Little Boy lies on my lap in the warm morning sun. We are surrounded by a gentle breeze that stirs the leaves of the trees, by pollen dancing in shafts of light, by the sound of singing birds. These are our last moments together and I am grateful for them.
When I arrived home yesterday, I was surprised that my faithful companion of the last 12-or-so years was not at the door to greet me, as he so often is. “I must have accidentally locked him out on the back deck,” I thought to myself. I went straight to his litter box, my first chore upon arriving home, and since there was nothing to clean out, again assumed that he must be outside.
Then I walked into my bedroom and there he was, a little pile of bones and fur, lying in the middle of the bed, rather than in his usual nest of blue fleece blanket.
As I began talking to him, asking him why he wasn’t on his blanket, he bravely tried climbing to his feet, only to fall back down. Something was terribly wrong.
The next few hours included a call and visit to the emergency pet clinic, texts and calls with friends who’ve lost kitties, lots of tears, and meditation and prayer about doing the next right thing and what on earth that might be.
The veterinarian confirmed that in light of Little Boy’s advanced geriatric state, not to mention his overall unhealthy condition (tumor on the face, tumor in the throat, huge lump on or near his kidney, and now, partial paralysis of his hind legs as well as incontinence), “humane euthanasia” could be considered not only a viable option, but a compassionate one.
The tears flowed. I had thought I was ready for this little bundle of joy to transition from this world but as it turns out, was completely unprepared for the raw grief I would feel when struck with the reality of his imminent departure.
So when the doctor told me that putting him to sleep was an option, I asked her to give me some time to think. She left me in a little office where I sat alone and considered the options.
I could have Little Boy euthanized right then and there, thereby putting an end to the pain and discomfort he was experiencing, but who was I to make a life and death decision and, how on earth could I let him go? On the other hand, I could have diagnostics (radiographs, X-rays, and blood tests, amongst others) conducted, and then treatments, probably chemotherapy and, if the paralysis was indeed caused by a thrombus, injections and then pills taken orally, just to get started, not to mention a couple of days of hospitalization. He would probably have to wear a kitty diaper and be carried from place-to-place within the house at least for the duration of recovery, if not permanently.
This cat has been my love, my solace, my steadfast companion. I have spent more time with him in the past decade than with any one person. We’ve sunbathed, played, eaten, slept-in, and cuddled together.
I couldn’t decide. I needed more time.
And so we came home and slept together on the dining room floor, I in my sleeping bag, Little Boy in his cat bed next to the kitchen since I was nervous about him having an accident in my bed. There was a middle-of-the-night feeding and watering, there was purring, there was crying, there was cuddling. In the morning, I discovered he had, indeed, wet his bed, and a little while later, though he was able to crawl/limp over to his litter box while I was in the other room, he was unable to remain standing long enough to take care of business.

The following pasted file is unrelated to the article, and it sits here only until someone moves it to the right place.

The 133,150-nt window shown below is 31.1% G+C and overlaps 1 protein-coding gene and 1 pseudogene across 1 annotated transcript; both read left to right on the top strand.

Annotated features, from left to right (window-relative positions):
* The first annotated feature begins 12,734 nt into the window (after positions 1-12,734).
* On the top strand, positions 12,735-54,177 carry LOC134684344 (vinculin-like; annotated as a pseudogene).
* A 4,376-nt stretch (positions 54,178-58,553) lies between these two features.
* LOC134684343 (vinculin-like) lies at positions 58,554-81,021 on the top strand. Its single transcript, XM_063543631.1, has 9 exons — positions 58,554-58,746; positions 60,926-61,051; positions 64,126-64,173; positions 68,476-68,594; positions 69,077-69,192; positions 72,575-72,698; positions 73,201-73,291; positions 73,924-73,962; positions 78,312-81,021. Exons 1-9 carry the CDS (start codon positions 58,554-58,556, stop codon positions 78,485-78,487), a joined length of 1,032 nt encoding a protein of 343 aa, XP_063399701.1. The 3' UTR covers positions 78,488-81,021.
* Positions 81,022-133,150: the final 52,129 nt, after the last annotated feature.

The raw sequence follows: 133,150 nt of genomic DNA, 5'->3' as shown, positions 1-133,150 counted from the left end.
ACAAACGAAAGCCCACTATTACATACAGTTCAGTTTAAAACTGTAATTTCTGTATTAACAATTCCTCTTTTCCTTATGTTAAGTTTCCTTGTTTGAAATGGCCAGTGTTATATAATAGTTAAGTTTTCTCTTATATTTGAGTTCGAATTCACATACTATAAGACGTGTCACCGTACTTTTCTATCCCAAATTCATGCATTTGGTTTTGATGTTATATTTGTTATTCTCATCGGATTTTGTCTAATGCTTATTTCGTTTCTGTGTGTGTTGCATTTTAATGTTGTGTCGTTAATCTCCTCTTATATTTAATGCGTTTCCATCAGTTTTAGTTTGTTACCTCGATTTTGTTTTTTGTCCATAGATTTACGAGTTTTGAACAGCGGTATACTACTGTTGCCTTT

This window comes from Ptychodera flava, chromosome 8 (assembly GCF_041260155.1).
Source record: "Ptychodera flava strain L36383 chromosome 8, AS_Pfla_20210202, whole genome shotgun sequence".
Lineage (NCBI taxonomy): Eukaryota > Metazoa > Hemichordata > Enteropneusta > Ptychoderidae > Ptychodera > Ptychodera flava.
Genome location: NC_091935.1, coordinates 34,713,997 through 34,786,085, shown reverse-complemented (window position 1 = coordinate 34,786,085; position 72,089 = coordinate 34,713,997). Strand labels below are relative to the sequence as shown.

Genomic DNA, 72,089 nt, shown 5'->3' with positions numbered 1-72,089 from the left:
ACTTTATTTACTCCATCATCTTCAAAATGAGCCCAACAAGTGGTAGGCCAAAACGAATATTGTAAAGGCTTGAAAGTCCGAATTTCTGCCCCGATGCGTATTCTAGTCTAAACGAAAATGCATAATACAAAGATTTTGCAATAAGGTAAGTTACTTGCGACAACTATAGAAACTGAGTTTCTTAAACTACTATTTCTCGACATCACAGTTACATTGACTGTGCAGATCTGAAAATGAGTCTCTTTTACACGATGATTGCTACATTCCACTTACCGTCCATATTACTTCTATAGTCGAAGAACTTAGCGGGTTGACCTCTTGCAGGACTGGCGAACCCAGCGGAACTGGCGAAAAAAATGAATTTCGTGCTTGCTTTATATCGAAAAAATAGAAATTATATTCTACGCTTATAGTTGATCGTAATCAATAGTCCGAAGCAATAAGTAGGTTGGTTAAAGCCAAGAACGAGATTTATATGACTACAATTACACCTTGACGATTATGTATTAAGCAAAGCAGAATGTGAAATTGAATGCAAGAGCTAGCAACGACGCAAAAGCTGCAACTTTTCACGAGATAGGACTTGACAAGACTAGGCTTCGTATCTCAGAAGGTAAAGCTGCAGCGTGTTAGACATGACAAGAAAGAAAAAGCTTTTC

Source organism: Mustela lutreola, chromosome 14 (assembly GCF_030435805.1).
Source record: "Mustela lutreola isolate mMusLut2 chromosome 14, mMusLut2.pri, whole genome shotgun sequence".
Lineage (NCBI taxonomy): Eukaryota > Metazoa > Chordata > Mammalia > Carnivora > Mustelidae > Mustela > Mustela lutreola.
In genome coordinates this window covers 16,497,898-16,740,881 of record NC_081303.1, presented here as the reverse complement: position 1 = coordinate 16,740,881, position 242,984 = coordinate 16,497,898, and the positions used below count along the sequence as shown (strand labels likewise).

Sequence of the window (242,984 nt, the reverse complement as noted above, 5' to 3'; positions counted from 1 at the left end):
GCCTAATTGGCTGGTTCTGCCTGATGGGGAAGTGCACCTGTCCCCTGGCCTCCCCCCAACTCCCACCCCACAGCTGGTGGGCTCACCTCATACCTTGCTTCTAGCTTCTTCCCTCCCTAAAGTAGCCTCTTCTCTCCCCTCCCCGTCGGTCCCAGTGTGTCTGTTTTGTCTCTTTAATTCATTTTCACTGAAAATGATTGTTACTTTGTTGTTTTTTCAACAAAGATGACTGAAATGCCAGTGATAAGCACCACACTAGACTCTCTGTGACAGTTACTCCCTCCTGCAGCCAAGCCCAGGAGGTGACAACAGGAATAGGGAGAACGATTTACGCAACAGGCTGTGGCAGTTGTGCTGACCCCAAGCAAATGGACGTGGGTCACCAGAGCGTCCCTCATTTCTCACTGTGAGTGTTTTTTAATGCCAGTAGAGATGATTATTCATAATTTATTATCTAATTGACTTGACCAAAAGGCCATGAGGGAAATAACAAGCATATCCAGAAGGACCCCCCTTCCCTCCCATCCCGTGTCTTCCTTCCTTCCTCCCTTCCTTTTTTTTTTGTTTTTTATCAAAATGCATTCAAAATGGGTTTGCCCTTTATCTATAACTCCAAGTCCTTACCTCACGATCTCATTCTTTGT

He collapsed in the kitty litter and just lay there.
Fifteen minutes later I called the veterinarian’s office and made an appointment for 3:30.
And thus we came to be spending this last day together on my back deck, where we first met so many years ago when he began sneaking up here to lie in the sun, to find peace, and though neither of us knew it at the time, to discover love. We’ve come so far. Both afraid of commitment, both afraid to trust, and yet here we are still together all these years later.
And that’s okay. Because it means that I gave my heart fully and how can I regret that?
Now two and a half more hours are all that remain to us. Watching him struggle to stand up only to collapse again is heartbreaking. But when he is lying all curled up in his bed, it’s difficult to believe that there is anything wrong with him. I find myself hoping that he will stand up, walk to his litter box and do what needs to be done. I find myself second guessing my decision; maybe we can make this work after all. I find myself begging him to get up and start walking. “Come on, Little Boy,” I say, “you can do this.” But he just stares at me, blinks, and closes his eyes.
Strange thoughts float in and out of my mind. It strikes me that there is nothing remotely unusual about losing a loved one. Nothing unusual and yet, completely unique; this experience with Little Boy is mine and mine alone.
The clock keeps ticking. We have two hours left, then one. Finally only minutes remain. And I want to scream and yell and beat my fists against the wall.
But instead, I pick up my darling boy, and hug him close to me in our usual way; his heart against my heart, his head on my shoulder, his arms draped over my back, his feet and legs supported by my hands, tears streaming down my cheeks. He sees his beloved deck one last time from over my shoulder and then we walk downstairs toward the car, where I will settle him in the front seat, turn the key in the ignition, and drive us to goodbye.
Last hour together…
And our final minutes…